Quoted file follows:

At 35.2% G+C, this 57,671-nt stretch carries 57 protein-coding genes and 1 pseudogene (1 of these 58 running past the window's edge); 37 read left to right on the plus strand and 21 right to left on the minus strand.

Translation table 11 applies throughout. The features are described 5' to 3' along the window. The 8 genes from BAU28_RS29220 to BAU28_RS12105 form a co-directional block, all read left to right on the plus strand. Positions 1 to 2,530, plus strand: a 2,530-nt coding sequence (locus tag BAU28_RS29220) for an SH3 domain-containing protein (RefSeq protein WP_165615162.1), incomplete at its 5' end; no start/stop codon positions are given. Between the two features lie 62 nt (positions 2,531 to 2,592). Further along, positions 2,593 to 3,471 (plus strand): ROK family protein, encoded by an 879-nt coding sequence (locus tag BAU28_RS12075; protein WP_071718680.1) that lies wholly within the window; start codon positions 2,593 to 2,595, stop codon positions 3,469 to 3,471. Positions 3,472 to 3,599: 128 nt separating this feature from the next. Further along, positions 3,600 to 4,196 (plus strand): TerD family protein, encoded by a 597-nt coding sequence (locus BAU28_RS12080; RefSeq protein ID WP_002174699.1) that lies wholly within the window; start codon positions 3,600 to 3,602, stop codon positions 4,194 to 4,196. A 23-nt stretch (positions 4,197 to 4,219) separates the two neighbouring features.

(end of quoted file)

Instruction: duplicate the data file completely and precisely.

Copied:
At 35.2% G+C, this 57,671-nt stretch carries 57 protein-coding genes and 1 pseudogene (1 of these 58 running past the window's edge); 37 read left to right on the plus strand and 21 right to left on the minus strand.

Translation table 11 applies throughout. The features are described 5' to 3' along the window. The 8 genes from BAU28_RS29220 to BAU28_RS12105 form a co-directional block, all read left to right on the plus strand. Positions 1 to 2,530, plus strand: a 2,530-nt coding sequence (locus tag BAU28_RS29220) for an SH3 domain-containing protein (RefSeq protein WP_165615162.1), incomplete at its 5' end; no start/stop codon positions are given. Between the two features lie 62 nt (positions 2,531 to 2,592). Further along, positions 2,593 to 3,471 (plus strand): ROK family protein, encoded by an 879-nt coding sequence (locus tag BAU28_RS12075; protein WP_071718680.1) that lies wholly within the window; start codon positions 2,593 to 2,595, stop codon positions 3,469 to 3,471. Positions 3,472 to 3,599: 128 nt separating this feature from the next. Further along, positions 3,600 to 4,196 (plus strand): TerD family protein, encoded by a 597-nt coding sequence (locus BAU28_RS12080; RefSeq protein ID WP_002174699.1) that lies wholly within the window; start codon positions 3,600 to 3,602, stop codon positions 4,194 to 4,196. A 23-nt stretch (positions 4,197 to 4,219) separates the two neighbouring features.